Is Now The Time For You To Go Solar?

Is Now The Time For You To Go Solar?

by DeVore Design, January 21, 2016

Lost in all the talk of dropping oil prices and rising interest rates is news that is expected to transform the solar world, and the homes (and bank balances) of those who have (or want) solar energy. A federal tax credit that was set to expire at the end of this year was instead just extended for five more years.

“In a surprise move, U.S. lawmakers agreed to extend tax credits for solar and wind for another five years,” said Bloomberg News. “This will give an unprecedented boost to the industry and change the course of deployment in the U.S.”

The extension means “a 30% federal tax credit offered by the EPA and Department of Energy to encourage Americans to use solar power” for the next five years,” said The Simple Dollar. “If you install Energy Star-approved solar power systems, the credit allows you to claim 30% of the cost as a tax credit for the year you installed it. That amount is taken directly off your tax payment, rather than as a deduction from your taxable income.”

The increase in installed solar because of the extension is expected to be substantial.

“Solar will more than triple in size from just more than 24 GW of total capacity to nearly 100 GW by 2020. By that point, there will be enough solar installed to power 20 million American homes,” said Ecowatch. “This seemingly routine legislation is historic because it brings the solar industry to the forefront of the conversation about American energy.”

Capitalizing on trends

Bloomberg calls this “exactly the sort of bridge the industry needed” to continue absorption trends. With costs continuing down while usage works its way up, it’s important to capitalize.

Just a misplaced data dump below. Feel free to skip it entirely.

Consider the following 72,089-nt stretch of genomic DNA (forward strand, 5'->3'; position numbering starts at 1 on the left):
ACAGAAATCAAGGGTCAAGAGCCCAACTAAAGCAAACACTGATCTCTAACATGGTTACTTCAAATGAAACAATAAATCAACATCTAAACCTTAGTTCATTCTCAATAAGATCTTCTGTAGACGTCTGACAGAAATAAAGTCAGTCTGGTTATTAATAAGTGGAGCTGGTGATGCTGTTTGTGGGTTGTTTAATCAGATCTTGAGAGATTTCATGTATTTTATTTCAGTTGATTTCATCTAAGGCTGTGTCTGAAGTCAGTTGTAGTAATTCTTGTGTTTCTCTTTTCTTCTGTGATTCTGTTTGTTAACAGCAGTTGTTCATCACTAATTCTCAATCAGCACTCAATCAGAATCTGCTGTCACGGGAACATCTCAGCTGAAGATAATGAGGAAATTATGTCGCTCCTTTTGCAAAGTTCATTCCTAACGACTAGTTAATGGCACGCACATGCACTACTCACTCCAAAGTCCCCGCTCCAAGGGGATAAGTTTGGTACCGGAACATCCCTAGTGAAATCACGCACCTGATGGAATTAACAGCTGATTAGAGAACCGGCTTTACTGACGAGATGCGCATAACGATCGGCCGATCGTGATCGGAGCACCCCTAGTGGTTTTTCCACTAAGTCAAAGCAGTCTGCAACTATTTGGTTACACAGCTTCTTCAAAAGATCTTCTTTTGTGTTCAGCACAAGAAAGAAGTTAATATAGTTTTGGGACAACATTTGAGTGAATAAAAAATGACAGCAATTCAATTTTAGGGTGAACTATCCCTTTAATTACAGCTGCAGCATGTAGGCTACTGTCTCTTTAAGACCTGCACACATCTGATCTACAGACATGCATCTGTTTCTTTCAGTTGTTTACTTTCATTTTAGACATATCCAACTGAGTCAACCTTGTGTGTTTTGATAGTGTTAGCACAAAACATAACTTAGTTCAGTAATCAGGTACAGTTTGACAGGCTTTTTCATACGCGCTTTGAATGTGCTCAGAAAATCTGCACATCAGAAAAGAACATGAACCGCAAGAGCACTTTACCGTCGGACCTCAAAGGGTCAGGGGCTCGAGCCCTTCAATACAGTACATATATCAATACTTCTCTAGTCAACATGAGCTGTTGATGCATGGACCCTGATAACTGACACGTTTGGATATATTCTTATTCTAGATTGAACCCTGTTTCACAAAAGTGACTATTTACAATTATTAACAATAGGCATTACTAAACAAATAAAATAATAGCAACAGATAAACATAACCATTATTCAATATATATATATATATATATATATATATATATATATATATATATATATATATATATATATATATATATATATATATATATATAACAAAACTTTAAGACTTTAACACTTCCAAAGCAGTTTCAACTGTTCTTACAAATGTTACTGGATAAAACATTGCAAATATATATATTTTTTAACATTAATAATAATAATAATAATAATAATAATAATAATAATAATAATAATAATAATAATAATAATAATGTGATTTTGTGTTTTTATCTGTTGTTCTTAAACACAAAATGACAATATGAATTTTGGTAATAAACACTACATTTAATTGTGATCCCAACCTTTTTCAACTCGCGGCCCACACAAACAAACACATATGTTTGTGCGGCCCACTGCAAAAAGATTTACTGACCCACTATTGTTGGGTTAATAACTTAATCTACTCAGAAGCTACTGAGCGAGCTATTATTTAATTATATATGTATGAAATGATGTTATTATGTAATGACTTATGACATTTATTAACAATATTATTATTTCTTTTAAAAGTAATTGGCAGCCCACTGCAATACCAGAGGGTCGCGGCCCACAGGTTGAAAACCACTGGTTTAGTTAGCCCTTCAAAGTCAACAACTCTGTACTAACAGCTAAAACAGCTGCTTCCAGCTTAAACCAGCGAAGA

“The costs of installing wind and solar power have dropped precipitously—by more than 90 percent since the original tax credits took effect—but in most places coal and natural gas are still cheaper than unsubsidized renewables,” they said. “By the time the new tax credit expires, solar and wind will be the cheapest forms of new electricity in many states across the U.S. The scale of the new projects will help push costs down further and will stimulate new investment that lasts beyond the extension of the credits.”

Making solar affordable

Affordability—or lack thereof—has long been a knock on solar, discouraging many from exploring options to traditional energy. The cost of a solar panel can range anywhere from $650 to $900 per panel, according to Todd Davidson, from Clean Energy Collective. Incentives make them more affordable, but that’s not the only financial advantage.

“Incentives play a big part. But even without incentives there is ROI, or return on investment,” said green-energy consultant Steve Pope on The Simple Dollar. Not to mention the cost savings associated with lower electric bills and the potential for building equity in your home.

“From what we’ve seen about homes that go green, installing these assets increases the value of a house by 13%,” said Pope. “It does make a difference when you’re trying to sell a home. When you’re adding solar power you’re adding long-term value to your home.”

Solar Options

Those who want to add solar panels to their home or incorporate them into a newly built home have options other than buying them outright.

Power purchase agreement (PPA)– A PPA is a contract in which you pay only for your solar power. Because ownership of the system remains with the solar company, you don’t pay for the equipment or installation.

Solar leasing– Lease your system instead of buy, just like you’d do with a car. Low and no-down payment options are available.

Low-interest loans– At a number of different solar companies, you can take out a low-interest loan for your solar system and make payments according to your solar production.

Is solar energy on your radar? Which options might you consider? Let us know in the comments.

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